Fish freshly caught from the nearby White Nile.

The golden light of dusk now illuminating the camp.

More of the 300+ cattle now in the camp.

The smoky haze from the dung fires and the lowlight of dusk now permeating the camp.

Tethering the last of the cattle.

It was very interesting and fascinating to simply wander through the camp and observe, experience and photograph a way of life totally removed from my own.

Distinctive V-shaped scars visible on his forehead. Mundari boys have scars cut into their foreheads with sharp blades when they are children as a symbol of community and adulthood.

Warming the feet beside the fire.

A cow with distinctive notched ears for identification.

The sun now gone and the smoky haze now creating a very ethereal feel.

The Mundari girl clutching a twig for cleaning her teeth.

The end of the South Sudanese Civil War means many soldiers are no longer needed and an influx of men looking for wives. This has caused the price of dowry to skyrocket from 20 to 40 cows.

Their value can be up to $700 each, a fortune in a country where the average monthly wage is just $50.

Despite their fearsome horns the cattle were harmless and not aggressive at all.

A Mundari boy making sure the cows were properly tied up and secured for the night.

Mundari boys.

The last of the golden light of dusk as the sun now recedes well below the horizon.

A boy checking on the herd from an elevated perch.

It was quite a sight to see so many cattle where there had just been a large patch of dirt, dust and stakes only a few hours earlier.

There was no electricity in the camp and the only light once dusk fell were from the camp fires.

There were no huts or buildings as such in the camp and the Mundari simply congregated around the fires in the evening next to the cattle.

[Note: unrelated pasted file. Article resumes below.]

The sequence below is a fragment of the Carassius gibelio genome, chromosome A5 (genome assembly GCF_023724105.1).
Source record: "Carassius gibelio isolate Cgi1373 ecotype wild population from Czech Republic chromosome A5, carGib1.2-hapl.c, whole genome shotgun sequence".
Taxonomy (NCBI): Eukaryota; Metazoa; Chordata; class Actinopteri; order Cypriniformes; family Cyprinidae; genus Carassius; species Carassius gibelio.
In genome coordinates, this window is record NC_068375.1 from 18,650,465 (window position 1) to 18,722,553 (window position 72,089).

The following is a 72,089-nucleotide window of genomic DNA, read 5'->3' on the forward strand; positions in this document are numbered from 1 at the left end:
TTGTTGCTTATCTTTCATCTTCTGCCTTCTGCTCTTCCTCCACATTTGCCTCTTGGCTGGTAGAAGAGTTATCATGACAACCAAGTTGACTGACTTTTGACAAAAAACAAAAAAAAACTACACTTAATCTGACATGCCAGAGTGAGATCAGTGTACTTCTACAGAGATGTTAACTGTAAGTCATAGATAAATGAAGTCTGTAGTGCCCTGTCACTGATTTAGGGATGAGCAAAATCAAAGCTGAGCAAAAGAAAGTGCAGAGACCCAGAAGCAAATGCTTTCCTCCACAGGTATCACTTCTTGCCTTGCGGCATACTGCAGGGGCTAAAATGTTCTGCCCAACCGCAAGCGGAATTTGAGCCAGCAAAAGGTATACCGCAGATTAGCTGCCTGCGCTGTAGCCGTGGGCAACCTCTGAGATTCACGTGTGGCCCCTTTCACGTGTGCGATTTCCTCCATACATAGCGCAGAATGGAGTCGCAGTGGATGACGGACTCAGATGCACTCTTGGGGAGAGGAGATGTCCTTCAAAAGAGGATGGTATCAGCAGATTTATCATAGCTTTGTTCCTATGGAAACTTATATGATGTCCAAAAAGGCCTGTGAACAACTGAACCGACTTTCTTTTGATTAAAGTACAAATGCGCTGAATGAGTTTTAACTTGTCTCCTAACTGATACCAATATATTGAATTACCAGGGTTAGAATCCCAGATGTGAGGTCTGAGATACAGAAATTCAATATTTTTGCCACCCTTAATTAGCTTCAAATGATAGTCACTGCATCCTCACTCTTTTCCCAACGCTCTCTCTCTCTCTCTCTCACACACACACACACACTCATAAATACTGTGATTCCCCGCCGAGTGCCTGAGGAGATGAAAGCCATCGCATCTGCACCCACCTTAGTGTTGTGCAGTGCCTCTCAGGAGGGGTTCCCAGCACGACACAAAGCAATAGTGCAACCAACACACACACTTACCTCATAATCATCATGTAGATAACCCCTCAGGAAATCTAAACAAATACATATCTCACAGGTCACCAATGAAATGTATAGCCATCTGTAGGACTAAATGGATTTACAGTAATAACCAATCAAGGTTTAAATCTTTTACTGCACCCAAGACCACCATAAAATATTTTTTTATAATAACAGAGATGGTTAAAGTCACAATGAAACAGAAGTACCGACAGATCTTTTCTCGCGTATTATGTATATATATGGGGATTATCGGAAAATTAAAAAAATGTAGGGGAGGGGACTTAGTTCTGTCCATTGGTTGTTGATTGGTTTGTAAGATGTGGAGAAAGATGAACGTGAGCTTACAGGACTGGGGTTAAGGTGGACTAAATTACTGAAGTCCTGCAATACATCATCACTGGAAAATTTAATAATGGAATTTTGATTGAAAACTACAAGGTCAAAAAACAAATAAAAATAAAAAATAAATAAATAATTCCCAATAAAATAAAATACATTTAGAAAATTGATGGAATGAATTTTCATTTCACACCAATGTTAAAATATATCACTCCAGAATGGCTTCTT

Our tents now setup and the table set for dinner.

Enjoying our dinner of fish, rice and vegetables prepared by Samson.

After practising my very mediocre Spanish with Javier and discussing our past travels I crawled into my sleeping bag and quickly nodded off despite the occasional moo from the nearby cows.

Day 2.

After a surprisingly restful sleep, I got up at dawn to make the most of the first light of day.

Fast asleep beside the smouldering pile of a dung fire.

The cattle already awake just before sunrise.

A Mundari man waking up on one of the camp wooden platforms/beds.

Even though the sun had yet to rise the people of the camp were already beginning the morning tasks.

A row of cattle in the soft blue light of dawn.

A young boy warming himself beside the dung fire mound.

On hands and knees sweeping up the cow dung.

A calf suckling from their mother's udder.

Some of the younger Mundari boys were responsible for looking after the camp goats and sheep.

Stoking a dung fire mound.

With so many cattle, scooping up all the dung seemed like quite a monumental and not too pleasant task.

The children had a surprisngly strong work ethic and carried out their early morning chores without complaint.

A cow with a impressive set of horns.

The daily collecting and recycling of the dung also helped to keep the camp relatively clean and waste free.

Annoying flies harrassing a cow.

A bleary-eyed Mundari boy and one of his goats.

Another of the morning's tasks was to dust down the cattle again.

The very fine ash is similar in consistency to talcum powder and is the same dust that the Mundari apply to their face annd bodies.

Making sure every cow and bull got a liberal dosing of dust.

A small and colourful bird perched on the back of a cow.

Spreading the collected cow dung out on the ground.

The dung would then be dried in the sun during the day.

Rubbing the cattle's horns with mud and ash.

The cattle were calm and compliant.

The red mud is to protect the horns from chafing and disease.

Bull with a bell round his neck.

The cattle seemed quite content to have their horns massaged with mud.

The brilliant red mud contrasting with the white hide of the cattle.